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PostPosted: Sat May 29, 2004 9:40 am 

Joined: Sat May 29, 2004 9:17 am
Posts: 1
Location: ,
We have two famility 'ranches' outside of Lulling--one is about 500 acres on the San Marcos River, the other is about 500 acres with well water.

We are quite serious about raising organic beef on these properties (and leaving corporate America behind!). We've done a fair amount of internet research, but are looking for other Central Texas ranchers who have gone organic or who are considering it.

We are looking for info on everything from how many head we could run on that acreage to vets and slaughterhouses.

Thanks in advance!

PostPosted: Sun May 30, 2004 10:13 pm 

Joined: Sat Apr 12, 2003 12:45 am
Posts: 420
Location: Whitesboro,TX
Lots of questions.
Do you know the difference between
organic beef and grass fed? Grass fed
with out chemicals and drugs is heart
healthy - contains omega III and CLA -
heart healthy and believed to prevent
cancer and obesity. Organic is better
than store bought but not a lot better.
What breed do you intend to use? Large
mutants that are tough, no marbling to
speak of and don't do well on grass
because they were bred to only do
well on grain and hard to keep in and
hard to handle.
Do you know the difference between
pure bred and out crossed? PB of any
breed will always taste better and if
you have to many out crosses you will
have fertility problems.
Did you know you can raise more beef
per acre with small and/or miniature cows.
There has been a law suit in the WTO
against the US for subsidizing and making
cheap grain and creating cheap meat. The
US has lost so far - which is good. If they
continue to loose, the gov will have to
stop making cheap grain. Hopefully this
will do away with feed lots and the torture
they do to animals and the toxic feed and
chemicals they give them. If this happens,
the beef industry will have to go back to
smaller animals that do well and finish on
grass. Who many small animals do you
think there are - very few!
You can graze at least 2 minis in the space
of one big momma cow - sometimes 3
under the right conditions.
Do you know any thing about cattle?
I understand you desire to get out of
the city - we live on 44 acres with access
to a total of 51 and I will never go into
small town much less than the city,
buttttttttttttttttt maybe you should not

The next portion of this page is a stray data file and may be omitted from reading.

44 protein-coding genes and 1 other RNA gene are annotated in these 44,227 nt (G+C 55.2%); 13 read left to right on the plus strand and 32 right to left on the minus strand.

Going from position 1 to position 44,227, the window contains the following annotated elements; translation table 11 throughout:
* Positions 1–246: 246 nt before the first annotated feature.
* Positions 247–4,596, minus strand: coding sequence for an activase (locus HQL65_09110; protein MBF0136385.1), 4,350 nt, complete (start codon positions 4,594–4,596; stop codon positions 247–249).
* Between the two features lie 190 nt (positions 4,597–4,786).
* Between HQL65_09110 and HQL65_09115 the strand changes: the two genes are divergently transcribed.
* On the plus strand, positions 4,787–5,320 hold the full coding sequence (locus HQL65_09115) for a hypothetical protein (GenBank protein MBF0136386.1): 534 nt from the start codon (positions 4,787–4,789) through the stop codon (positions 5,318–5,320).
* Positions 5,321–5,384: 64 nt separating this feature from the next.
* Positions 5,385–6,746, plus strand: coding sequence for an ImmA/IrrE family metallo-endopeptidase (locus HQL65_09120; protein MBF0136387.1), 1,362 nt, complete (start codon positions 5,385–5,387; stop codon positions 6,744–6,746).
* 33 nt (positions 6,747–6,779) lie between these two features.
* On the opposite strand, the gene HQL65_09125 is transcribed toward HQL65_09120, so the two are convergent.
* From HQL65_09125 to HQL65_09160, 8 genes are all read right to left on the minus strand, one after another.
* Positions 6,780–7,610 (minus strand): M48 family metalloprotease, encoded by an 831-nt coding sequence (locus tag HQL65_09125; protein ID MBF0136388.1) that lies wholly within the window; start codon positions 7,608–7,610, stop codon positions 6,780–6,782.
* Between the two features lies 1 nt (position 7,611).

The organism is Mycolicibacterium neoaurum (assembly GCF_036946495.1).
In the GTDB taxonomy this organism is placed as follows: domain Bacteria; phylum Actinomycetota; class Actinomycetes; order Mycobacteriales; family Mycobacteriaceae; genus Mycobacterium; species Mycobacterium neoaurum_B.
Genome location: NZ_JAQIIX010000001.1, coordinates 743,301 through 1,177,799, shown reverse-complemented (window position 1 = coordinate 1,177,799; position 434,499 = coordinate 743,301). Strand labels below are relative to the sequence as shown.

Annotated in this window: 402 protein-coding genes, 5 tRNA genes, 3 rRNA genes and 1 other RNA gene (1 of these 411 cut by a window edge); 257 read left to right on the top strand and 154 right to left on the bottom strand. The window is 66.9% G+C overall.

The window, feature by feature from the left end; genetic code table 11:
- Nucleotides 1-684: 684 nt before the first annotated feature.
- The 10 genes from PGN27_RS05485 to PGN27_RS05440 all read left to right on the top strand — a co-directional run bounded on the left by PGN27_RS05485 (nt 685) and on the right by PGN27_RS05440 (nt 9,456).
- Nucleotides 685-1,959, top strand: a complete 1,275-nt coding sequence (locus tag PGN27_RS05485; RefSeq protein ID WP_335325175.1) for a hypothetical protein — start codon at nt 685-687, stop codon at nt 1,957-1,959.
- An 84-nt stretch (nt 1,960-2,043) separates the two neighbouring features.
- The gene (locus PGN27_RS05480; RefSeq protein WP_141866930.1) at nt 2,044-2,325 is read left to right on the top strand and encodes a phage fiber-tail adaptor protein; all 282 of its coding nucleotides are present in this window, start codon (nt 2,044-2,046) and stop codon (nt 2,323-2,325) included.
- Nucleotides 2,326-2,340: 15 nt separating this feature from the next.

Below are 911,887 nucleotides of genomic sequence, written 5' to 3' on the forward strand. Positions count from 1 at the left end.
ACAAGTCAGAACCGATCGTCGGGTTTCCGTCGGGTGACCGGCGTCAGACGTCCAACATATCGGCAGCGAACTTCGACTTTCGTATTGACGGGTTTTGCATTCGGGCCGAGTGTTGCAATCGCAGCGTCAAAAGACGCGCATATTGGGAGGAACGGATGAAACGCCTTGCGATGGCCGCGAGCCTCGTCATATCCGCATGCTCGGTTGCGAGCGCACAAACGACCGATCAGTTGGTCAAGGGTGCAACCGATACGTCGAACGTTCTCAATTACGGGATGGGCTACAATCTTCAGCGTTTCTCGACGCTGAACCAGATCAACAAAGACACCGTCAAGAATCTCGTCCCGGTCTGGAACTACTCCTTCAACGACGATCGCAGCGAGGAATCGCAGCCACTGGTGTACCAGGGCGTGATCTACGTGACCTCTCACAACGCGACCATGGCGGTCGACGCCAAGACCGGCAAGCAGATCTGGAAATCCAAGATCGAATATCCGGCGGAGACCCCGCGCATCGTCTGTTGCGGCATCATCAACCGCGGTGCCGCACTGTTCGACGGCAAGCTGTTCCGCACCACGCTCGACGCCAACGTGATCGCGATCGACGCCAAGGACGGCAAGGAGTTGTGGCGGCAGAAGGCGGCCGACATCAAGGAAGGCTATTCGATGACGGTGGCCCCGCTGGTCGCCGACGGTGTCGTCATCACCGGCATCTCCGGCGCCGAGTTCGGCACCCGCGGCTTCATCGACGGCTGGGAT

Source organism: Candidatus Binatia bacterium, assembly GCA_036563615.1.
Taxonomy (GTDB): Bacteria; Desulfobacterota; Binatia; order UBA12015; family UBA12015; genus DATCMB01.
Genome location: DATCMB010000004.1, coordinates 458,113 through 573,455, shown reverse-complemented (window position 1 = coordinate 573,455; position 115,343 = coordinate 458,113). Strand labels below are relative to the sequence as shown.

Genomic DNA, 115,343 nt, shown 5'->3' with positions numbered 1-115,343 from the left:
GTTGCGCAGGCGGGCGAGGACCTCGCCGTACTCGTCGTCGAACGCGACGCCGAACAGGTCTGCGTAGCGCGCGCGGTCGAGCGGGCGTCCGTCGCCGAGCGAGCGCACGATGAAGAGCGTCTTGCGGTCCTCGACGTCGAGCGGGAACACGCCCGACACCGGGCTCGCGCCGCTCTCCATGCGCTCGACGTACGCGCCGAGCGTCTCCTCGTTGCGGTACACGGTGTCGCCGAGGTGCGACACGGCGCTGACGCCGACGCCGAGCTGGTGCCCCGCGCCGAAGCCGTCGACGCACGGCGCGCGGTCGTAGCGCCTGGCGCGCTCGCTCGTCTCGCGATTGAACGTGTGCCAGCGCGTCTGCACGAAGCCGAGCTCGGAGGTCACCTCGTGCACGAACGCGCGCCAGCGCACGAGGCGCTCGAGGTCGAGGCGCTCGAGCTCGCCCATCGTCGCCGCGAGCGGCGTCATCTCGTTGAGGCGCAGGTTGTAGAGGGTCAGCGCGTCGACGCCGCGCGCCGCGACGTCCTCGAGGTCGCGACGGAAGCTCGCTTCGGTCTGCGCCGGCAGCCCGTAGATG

give up your day job. Can you commute
for a while - wife and kids on farm and
you commute.
This is not a good time to be buing cows
because they are not cheap.
I will be glad to help you in any way I can.
Robert D Bard

 Post subject:
PostPosted: Mon May 31, 2004 2:39 pm 

Joined: Mon Apr 21, 2003 12:41 pm
Posts: 92
Location: Austin

I'll second Bob's comments about grass-fed versus organic. If you haven't already found them, there are a couple of good websites to check out -- (on grass-fed meats) and (Texas Holistic Management group).

While there are a lot of advantages to minis, I have to disagree with Bob that the larger cows are tough and not tasty -- we raised a couple of Charolais cows on our place (organic and grass-fed), and came away with some incredibly good meat. Toughness generally has more to do with age and the animals' stress levels and condition than anything else. The minis do have a lot of advantages -- more efficient feed to meat conversion being a big one -- but they are hard to find. As well as thinking about minis, you might want to look into regualr (non-mini) Herefords and Angus, both of which do well in Texas.

On your more specific questions ... before we can make any suggestions about how many head you can run, we need to know the condition of the land. Is it overrun with mesquite? Go walk around and see how much is grass versus weeds -- if it's a lot of weeds, you might add some goats to the mix. What type of soil do you have? How much work are you prepared to put into this? You can run a lot more cows, and have healthier land, if you're doing frequent rotations (moving pastures once a week).

I've used a couple of different slaughterhouses in this area, and I've liked Ron Ivy at Taylor Meat the most. I have yet to need a vet for any of our livestock -- we focus on good nutrition, and I know some herbal and homeopathic medicine.


 Post subject:
PostPosted: Tue Jun 01, 2004 11:38 pm 

Joined: Tue Mar 18, 2003 3:45 pm
Posts: 2884
Location: San Antonio,TEXAS
In your Internet research, did you find the following websites?

David Hall
Dirt Doctor Lawns Forum

 Post subject:
PostPosted: Tue Jun 15, 2004 4:22 pm 

Joined: Sun Mar 16, 2003 11:56 am
Posts: 33
Location: Tyler, Texas
We have programs for hay and grazing pastures. Our programs work specialy well with rotational grazing practices. Give us a call, we can get you started

We manufacture and sell Organic Fertilizer Products. We specalize in Hay and Grazing Pastures. We also grow and sell Oranically Grown Horse Quality Coastal and Clover/ Coastal Hay. 903 858-2030

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